How to find your ancestors at London Metropolitan Archives
Do you have ancestors who lived or worked in London? Find out more about what their life was like using the many resources at London Metropolitan Archives.
London Metropolitan Archives (LMA) is the UK’s largest county record office, and the principal local government archive repository for the City of London and Greater London regions. It is home to thousands of documents, images, maps, films and books about London.
Family history at the LMA
The LMA is a great place to search for London ancestors, with more than 100 kilometres of archives, which include:
- parish registers
- electoral registers
- land tax records
- parish poor relief and boards of guardian registers (including workhouse records)
You can search the LMA catalogue online or at the LMA, using keywords, category or subject area. The LMA also has a range of subject guides on the website, which include family history, schools & education, individuals and businesses, charities & associations.
Watch this three-minute guide to using the LMA:
London Picture Map
One of the newest developments at the LMA is a London picture map which allows viewers to see some of the prints, photos and drawings of London streets and buildings which the archives holds.
You can zoom in on the area where your ancestors lived and quickly get a feel for how it looked and the important buildings which shaped their life, as well as the shops and pubs they might have used.
Also included are many images of buildings which no longer exist, as many people want to know what was on a particular site before the present day.
Free exhibitions at the London Metropolitan Archives
See below for details of free exhibitions at the LMA – no need to book, just turn up, within LMA's opening hours (see below).
Life on the London Stage 10 July - 6 December 2017
This exhibition will uncover the lives of performers on the London stage, from Shakespeare to the 20th century. Original records and images showing the successes of some of London's most celebrated performers will appear alongside workhouse records, court registers and other sources. From Shakespeare's forgotten brother to Charlie Chaplin and the stars of Music Hall, Life on the London Stage will present a fascinating record of the lives of London's entertainers giving you lots of ideas to research your London theatre ancestors.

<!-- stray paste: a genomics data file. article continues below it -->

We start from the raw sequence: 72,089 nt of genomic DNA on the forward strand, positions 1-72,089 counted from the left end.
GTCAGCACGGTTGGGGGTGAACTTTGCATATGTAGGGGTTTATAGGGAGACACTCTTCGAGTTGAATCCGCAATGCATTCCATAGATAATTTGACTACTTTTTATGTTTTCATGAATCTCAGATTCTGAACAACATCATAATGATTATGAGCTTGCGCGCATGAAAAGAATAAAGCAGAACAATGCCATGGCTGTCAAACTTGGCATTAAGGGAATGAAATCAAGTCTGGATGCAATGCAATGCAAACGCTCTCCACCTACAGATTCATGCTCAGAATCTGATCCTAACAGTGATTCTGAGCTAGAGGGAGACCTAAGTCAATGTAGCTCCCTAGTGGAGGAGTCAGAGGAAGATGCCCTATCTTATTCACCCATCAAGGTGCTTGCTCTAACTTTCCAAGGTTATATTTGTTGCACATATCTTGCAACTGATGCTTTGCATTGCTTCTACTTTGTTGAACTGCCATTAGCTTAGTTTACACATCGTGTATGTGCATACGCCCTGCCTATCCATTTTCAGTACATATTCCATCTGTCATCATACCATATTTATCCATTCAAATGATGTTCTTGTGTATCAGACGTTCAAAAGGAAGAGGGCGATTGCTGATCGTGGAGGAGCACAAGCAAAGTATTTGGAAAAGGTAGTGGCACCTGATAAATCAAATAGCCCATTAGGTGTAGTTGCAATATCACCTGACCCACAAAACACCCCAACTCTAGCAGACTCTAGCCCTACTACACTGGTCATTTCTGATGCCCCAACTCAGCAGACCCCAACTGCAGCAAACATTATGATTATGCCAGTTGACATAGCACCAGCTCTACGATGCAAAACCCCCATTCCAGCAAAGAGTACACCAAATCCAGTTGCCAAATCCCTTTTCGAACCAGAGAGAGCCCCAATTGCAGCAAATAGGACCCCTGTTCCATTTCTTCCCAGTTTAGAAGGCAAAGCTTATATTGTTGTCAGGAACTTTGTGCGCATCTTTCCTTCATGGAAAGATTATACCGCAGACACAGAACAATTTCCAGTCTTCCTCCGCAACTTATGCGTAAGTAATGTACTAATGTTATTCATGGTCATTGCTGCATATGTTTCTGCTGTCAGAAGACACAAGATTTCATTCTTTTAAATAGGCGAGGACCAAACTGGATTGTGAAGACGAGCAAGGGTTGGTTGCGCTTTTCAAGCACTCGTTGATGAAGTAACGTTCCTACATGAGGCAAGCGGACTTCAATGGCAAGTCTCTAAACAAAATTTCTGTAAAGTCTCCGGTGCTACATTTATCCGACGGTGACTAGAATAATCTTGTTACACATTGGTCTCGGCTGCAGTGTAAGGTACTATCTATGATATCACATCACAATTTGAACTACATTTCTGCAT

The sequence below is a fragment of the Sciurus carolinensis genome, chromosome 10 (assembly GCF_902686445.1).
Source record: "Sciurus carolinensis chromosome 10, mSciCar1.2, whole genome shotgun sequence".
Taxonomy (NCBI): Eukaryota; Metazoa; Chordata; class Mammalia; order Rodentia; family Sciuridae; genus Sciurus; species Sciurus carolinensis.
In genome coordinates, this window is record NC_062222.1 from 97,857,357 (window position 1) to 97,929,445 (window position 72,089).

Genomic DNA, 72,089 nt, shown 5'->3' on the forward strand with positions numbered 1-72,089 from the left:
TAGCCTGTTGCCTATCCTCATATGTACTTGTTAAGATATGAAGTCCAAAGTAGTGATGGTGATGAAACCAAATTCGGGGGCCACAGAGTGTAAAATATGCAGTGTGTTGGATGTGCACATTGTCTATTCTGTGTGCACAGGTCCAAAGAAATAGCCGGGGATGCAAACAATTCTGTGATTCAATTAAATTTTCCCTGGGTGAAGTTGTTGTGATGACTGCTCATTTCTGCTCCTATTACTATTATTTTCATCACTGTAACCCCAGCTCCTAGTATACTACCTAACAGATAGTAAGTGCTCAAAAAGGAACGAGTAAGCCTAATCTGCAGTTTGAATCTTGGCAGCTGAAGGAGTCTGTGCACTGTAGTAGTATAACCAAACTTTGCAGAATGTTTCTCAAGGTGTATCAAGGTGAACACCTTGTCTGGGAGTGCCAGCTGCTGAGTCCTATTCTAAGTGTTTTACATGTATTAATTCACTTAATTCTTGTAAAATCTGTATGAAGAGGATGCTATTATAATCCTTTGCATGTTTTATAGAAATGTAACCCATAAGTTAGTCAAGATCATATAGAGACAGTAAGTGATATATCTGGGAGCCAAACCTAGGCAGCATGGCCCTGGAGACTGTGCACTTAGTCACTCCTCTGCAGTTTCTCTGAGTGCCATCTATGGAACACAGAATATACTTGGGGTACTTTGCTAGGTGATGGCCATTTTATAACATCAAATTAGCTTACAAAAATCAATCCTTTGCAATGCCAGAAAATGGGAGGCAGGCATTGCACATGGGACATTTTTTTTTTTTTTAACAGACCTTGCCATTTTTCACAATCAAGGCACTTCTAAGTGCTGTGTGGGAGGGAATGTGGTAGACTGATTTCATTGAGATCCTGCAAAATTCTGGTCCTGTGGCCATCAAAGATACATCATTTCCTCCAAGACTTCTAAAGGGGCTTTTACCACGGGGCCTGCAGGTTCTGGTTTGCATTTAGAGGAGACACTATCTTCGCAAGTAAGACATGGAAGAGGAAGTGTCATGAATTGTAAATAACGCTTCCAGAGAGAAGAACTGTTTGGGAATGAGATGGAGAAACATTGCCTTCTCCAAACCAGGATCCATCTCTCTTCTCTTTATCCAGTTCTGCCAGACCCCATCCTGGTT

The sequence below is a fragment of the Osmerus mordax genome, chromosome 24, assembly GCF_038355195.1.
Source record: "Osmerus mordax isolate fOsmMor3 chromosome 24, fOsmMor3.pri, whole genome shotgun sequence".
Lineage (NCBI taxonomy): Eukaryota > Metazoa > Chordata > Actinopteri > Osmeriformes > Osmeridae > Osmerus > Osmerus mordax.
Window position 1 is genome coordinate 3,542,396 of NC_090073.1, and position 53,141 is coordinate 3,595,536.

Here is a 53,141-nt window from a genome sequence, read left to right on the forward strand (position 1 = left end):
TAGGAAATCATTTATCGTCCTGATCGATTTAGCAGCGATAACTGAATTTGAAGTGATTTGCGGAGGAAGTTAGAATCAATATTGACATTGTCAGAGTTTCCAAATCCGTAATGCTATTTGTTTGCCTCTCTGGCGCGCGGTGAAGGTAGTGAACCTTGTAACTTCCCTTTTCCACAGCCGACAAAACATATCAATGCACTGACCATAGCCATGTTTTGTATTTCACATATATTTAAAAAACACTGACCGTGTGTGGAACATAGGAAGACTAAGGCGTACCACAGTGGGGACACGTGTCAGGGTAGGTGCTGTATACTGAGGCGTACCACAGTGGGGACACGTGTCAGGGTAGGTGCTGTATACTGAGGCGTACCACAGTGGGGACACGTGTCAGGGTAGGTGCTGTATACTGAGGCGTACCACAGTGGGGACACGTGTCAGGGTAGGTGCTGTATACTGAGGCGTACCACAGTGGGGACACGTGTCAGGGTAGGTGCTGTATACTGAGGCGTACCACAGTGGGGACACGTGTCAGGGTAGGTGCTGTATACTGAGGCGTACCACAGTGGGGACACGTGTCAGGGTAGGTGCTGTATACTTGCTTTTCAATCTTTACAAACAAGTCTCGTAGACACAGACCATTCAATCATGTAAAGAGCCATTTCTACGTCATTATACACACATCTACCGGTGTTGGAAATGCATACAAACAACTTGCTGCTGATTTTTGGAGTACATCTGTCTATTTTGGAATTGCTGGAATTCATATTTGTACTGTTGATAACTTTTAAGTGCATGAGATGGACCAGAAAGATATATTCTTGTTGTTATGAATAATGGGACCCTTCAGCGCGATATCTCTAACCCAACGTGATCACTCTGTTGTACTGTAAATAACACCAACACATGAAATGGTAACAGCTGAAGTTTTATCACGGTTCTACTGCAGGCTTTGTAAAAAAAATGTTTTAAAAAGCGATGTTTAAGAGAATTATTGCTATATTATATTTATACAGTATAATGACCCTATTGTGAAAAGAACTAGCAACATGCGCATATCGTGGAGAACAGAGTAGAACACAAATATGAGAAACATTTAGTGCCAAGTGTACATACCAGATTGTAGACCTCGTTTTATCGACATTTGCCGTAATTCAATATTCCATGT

Criminal Lives, 1780-1925, Punishing Old Bailey Convicts 11 December 2017 to 16 May 2018
Between 1700 and 1900, the state response to crime shifted to transportation and imprisonment. By the nineteenth century, judges could choose between two contrasting forms of punishments: exile and forced labour in Australia, or incarceration in strictly controlled 'reformatory' prisons at home. Which was more effective?
This exhibition traces the impact of these punishments on individual lives, following the men, women and children convicted in London from the crime scenes and trials through their experiences of punishment, and on to their subsequent lives in the UK and Australia.
Visiting the London Metropolitan Archives
Opening hours: Mon: 9.30am-4.45pm (except bank holidays) Tue, Wed, Thu: 9.30am-7.30pm, Sat: see website for details.
Address: 40 Northampton Road, Clerkenwell, London EC1R 0HB; tel: 0207 606 3030; website.
(Images copyright Tuck DB Postcards)